Liu Wei conjures his own reality in N5-1. As he reveals "the real does not come from verisimilitude, but comes from perceptual and spiritual truthfulness. Abstraction processes this perception with reduction, and what is left is the essence of the works." French philosopher Alain Badiou puts "art is itself a producer of truths", a Truth-Event opposes the metaphysical concept of Being and its desire for presence and unified identity, since it is irreducible to its causes and conditions. Truth is what within time exceeds time. Art is society's social antithesis: "Insofar as a social function can be predicated for artworks, it is their functionlessness". Truth content is the way in which an artwork concurrently challenges the way things are and suggests how things could be better, but leaves things essentially unchanged: Art has truth as the fa?ade of the illusionless.

With N5-1 generated by a computer-a device that dominates our current world, the visual effect of this work is redolent of I Ching. Divination called cleromancy is turned into hexagrams, which have assimilated cosmological implication. I Ching was read as a microcosm of the universe that offered compound and emblematic correspondences. "I'll turn its sort of randomness into my own randomness." the artist revealed. In this way, the patterns of Liu Wei's art also represent the artist's destruction of self in favour of universal wholeness, and psychosomatic peace. It suggests a life of random choices, each taken at the moment's whim, without any deliberation and justification, is conceivable. Uncertainty is the only certainty. It counterfeits a subjective sense of order and meaning out of strictly controlled social and political structures and the tempestuous chaos of the contemporary cityscape.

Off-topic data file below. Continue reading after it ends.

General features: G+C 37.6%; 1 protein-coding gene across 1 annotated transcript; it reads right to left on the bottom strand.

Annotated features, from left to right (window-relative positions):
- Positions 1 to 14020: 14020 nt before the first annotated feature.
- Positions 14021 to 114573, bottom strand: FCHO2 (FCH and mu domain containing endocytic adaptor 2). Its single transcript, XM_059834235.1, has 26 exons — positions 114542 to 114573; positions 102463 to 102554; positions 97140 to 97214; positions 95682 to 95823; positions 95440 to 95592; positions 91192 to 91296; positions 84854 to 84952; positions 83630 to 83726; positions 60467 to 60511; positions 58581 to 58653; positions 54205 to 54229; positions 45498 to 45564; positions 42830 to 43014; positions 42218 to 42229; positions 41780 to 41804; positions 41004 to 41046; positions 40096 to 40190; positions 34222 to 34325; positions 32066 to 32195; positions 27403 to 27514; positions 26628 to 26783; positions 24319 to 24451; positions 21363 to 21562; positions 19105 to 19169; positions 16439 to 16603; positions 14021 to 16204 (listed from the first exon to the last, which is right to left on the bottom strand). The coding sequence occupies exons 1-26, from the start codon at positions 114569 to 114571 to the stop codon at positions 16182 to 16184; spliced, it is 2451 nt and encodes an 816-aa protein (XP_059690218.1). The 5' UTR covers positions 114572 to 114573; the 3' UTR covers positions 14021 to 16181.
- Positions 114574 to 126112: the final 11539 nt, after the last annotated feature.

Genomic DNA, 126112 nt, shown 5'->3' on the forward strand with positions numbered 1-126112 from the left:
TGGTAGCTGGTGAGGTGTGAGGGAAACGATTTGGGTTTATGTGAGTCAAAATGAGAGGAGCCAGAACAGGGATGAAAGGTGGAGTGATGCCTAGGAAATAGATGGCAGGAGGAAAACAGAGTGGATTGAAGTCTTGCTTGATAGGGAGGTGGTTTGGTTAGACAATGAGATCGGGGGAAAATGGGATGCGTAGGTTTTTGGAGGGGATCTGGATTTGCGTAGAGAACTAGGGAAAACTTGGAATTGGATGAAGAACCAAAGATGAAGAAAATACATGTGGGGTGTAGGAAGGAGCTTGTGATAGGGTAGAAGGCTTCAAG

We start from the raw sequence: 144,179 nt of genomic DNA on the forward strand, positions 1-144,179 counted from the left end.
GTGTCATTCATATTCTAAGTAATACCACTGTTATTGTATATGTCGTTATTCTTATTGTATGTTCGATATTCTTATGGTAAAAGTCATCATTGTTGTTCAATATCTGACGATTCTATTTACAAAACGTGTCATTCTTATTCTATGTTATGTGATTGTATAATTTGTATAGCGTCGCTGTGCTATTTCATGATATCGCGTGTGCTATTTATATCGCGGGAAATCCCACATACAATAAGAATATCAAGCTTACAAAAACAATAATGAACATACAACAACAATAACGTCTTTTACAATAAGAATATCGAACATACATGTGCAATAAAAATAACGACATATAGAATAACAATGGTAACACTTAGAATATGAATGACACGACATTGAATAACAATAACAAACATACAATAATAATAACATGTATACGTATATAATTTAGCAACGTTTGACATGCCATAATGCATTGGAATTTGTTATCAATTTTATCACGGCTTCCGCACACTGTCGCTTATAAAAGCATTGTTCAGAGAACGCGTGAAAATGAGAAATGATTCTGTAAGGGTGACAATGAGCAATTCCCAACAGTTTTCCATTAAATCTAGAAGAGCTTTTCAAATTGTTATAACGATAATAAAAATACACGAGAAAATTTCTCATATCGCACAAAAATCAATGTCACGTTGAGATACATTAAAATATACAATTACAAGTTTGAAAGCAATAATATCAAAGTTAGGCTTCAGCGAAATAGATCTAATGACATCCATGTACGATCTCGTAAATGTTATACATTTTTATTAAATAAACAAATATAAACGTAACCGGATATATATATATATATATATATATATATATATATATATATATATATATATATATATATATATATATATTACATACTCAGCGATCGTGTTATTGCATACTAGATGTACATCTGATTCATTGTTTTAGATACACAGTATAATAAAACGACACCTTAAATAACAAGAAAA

The circle in the centre reminds viewers of the sun or the moon, as well as the significant symbol signifying astronomical objects in Liu Kuo-Song's Space series (Fig. 2) that explores the mysteries of the universe. As such, Liu Kuo-Song breaks through from traditional Chinese paintings by seeking a new worldview from self to the vastness of the universe. Liu Wei, from the Cainozoic perspective, constructs his own world through the digital virtual visual experience. Being the only organic element in the midst of digitally generated world, the circle here has transcended its mere symbolic meaning, signifying Eastern philosophy of infinity- organically changing and building. Liu Wei generates his virtual urban landscape from digital images, the prevalent organic symbol, however, seems to reiterate the fact that humans do not rule the world. The mysterious universe reveals humans' limited knowledge towards "existence", and curiosity of the unknown pushes constant improvement.

Art's great advantage over history in the economy of our ethical life is that it allows us to go beyond the actual, to make imaginative experiments, and thus to broaden immeasurably our repertory of mediated experience. Liu Wei's art serves not only to invent substitutions to, but also to illuminate, the actual world. He extracts the verse from mere fashion, the eternal from the transient.